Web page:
Policy and the Political Life of Music Education is the first book of its kind in the field of Music Education. It offers a far-reaching and innovative outlook, bringing together expert voices who provide a multifaceted and global set of insights into a critical arena for action today: policy. On one hand, the book helps the novice to make sense of what policy is, how it functions, and how it is discussed in various parts of the world; while on the other, it offers the experienced educator a set of critically written analyses that outline the state of the play of music education policy thinking. As policy participation remains largely underexplored in music education, the book helps to clarify to teachers how policy thinking does shape educational action and directly influences the nature, extent, and impact of our programs. The goal is to help readers understand the complexities of policy and to become better skilled in how to think, speak, and act in policy terms. The book provides new ways to understand and therefore imagine policy, approximating it to the lives of educators and highlighting its importance and impact. This is an essential read for anyone interested in change and how to better understand decision-making within music and education. Finally, this book, while aimed at the growth of music educators' knowledge-base regarding policy, also fosters 'open thinking' regarding policy as subject, helping educators straddling arts and education to recognize that policy thinking can offer creative designs for educational change.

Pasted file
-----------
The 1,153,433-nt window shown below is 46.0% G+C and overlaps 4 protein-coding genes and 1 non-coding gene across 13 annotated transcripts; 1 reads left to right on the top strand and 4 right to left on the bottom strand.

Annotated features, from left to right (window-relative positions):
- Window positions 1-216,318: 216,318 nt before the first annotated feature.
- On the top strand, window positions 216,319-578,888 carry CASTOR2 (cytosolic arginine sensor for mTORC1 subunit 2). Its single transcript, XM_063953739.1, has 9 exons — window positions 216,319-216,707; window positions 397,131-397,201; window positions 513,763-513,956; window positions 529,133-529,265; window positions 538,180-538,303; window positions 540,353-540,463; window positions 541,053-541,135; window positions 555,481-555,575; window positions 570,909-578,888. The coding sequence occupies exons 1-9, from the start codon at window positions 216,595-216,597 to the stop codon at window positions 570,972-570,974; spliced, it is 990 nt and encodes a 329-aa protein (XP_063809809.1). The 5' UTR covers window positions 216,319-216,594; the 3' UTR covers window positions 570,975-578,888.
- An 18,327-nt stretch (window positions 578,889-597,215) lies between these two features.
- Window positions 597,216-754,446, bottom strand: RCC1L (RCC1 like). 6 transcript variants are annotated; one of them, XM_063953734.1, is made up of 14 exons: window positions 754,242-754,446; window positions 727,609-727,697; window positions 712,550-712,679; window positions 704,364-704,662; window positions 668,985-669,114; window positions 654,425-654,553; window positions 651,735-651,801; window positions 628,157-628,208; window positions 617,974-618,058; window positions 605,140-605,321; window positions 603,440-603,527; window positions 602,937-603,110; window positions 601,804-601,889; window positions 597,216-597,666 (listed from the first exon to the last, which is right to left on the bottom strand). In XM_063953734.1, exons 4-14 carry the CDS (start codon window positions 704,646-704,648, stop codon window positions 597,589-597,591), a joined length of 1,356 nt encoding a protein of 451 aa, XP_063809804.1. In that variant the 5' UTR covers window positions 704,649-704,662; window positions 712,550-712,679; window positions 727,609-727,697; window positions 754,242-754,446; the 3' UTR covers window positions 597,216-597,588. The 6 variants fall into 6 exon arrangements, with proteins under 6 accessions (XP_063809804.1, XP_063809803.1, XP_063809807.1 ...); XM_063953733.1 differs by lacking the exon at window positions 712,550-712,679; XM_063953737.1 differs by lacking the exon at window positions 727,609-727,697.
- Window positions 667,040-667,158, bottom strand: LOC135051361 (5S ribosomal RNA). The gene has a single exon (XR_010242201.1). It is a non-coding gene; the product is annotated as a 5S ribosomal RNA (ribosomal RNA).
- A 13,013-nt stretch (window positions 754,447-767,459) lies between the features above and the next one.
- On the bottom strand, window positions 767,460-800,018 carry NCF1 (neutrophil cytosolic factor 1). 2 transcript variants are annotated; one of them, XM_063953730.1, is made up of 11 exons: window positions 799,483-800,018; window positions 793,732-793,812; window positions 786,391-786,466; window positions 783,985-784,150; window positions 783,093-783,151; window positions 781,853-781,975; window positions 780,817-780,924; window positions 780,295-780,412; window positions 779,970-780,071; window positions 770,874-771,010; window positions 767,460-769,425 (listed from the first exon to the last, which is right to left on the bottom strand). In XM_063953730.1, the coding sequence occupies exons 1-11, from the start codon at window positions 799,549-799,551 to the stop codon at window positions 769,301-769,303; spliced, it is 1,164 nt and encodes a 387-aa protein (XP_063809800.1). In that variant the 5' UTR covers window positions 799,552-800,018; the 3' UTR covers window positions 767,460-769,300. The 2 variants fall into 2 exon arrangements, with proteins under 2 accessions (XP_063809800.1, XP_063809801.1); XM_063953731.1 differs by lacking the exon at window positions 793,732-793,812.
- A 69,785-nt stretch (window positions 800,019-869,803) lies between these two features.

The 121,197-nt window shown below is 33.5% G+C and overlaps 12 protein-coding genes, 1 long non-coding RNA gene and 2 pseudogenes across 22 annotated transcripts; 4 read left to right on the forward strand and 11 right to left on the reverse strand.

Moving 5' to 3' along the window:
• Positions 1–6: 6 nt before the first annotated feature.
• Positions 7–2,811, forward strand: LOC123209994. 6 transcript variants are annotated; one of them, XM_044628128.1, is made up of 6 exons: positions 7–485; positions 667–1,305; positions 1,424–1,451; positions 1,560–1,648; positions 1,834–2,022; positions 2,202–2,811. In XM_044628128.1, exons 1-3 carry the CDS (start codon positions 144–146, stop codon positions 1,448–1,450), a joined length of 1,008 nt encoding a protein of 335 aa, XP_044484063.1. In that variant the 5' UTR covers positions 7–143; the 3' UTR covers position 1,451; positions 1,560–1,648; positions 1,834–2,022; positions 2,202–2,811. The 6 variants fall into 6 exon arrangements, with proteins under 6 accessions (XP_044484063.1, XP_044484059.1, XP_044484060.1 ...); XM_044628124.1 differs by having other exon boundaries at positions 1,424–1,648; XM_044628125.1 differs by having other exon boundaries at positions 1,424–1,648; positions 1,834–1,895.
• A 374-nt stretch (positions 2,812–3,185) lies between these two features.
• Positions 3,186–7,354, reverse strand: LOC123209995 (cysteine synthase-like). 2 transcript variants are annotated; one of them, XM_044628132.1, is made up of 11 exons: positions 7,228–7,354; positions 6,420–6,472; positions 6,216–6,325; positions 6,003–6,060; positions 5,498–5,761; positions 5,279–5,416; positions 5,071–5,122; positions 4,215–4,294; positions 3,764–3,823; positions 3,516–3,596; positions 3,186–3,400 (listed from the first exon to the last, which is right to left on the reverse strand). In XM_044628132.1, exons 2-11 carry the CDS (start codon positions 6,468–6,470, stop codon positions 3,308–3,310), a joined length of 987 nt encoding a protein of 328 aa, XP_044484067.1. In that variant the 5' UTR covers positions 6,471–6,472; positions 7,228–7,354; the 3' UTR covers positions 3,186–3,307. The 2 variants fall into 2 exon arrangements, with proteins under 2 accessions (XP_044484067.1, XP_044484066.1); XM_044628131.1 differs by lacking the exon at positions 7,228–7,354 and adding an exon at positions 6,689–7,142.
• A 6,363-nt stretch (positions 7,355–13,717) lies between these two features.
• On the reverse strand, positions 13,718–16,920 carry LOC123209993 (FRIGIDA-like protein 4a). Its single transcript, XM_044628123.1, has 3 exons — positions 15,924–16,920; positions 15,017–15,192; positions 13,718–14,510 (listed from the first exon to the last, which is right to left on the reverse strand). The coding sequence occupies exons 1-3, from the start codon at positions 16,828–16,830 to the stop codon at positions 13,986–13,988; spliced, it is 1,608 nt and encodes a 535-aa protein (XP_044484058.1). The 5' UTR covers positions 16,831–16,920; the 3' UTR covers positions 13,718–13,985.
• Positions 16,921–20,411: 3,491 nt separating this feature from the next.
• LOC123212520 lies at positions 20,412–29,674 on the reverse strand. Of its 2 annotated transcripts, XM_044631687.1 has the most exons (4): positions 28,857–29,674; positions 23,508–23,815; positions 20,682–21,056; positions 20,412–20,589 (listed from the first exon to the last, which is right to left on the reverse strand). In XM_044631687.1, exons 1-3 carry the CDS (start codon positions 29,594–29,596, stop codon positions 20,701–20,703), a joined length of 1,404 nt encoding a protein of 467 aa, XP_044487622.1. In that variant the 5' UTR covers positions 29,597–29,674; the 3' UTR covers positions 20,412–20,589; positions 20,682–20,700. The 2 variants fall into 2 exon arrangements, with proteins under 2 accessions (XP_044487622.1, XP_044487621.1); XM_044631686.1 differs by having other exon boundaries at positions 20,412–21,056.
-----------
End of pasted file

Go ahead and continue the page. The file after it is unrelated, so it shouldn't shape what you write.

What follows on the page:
Redefining Music Studies in an Age of Change: Creativity, Diversity, Integration takes prevailing discourse about change in music studies to new vistas, as higher education institutions are at a critical moment of determining just what professional musicians and teachers need to survive and thrive in public life. The authors examine how music studies might be redefined through the lenses of creativity, diversity, and integration. which are the three pillars of the recent report of The College Music Society taskforce calling for reform. Focus is on new conceptions for existent areas--such as studio lessons and ensembles, academic history and theory, theory and culture courses, and music education coursework--but also on an exploration of music and human learning, and an understanding of how organizational change happens. Examination of progressive programs will celebrate strides in the direction of the task force vision, as well as extend a critical eye distinguishing between premature proclamations of "mission accomplished" and genuine transformation. The overarching theme is that a foundational, systemic overhaul has the capacity to entirely revitalize the European classical tradition. Practical steps applicable to wide-ranging institutions are considered--from small liberal arts colleges, to conservatory programs, large research universities, and regional state universities.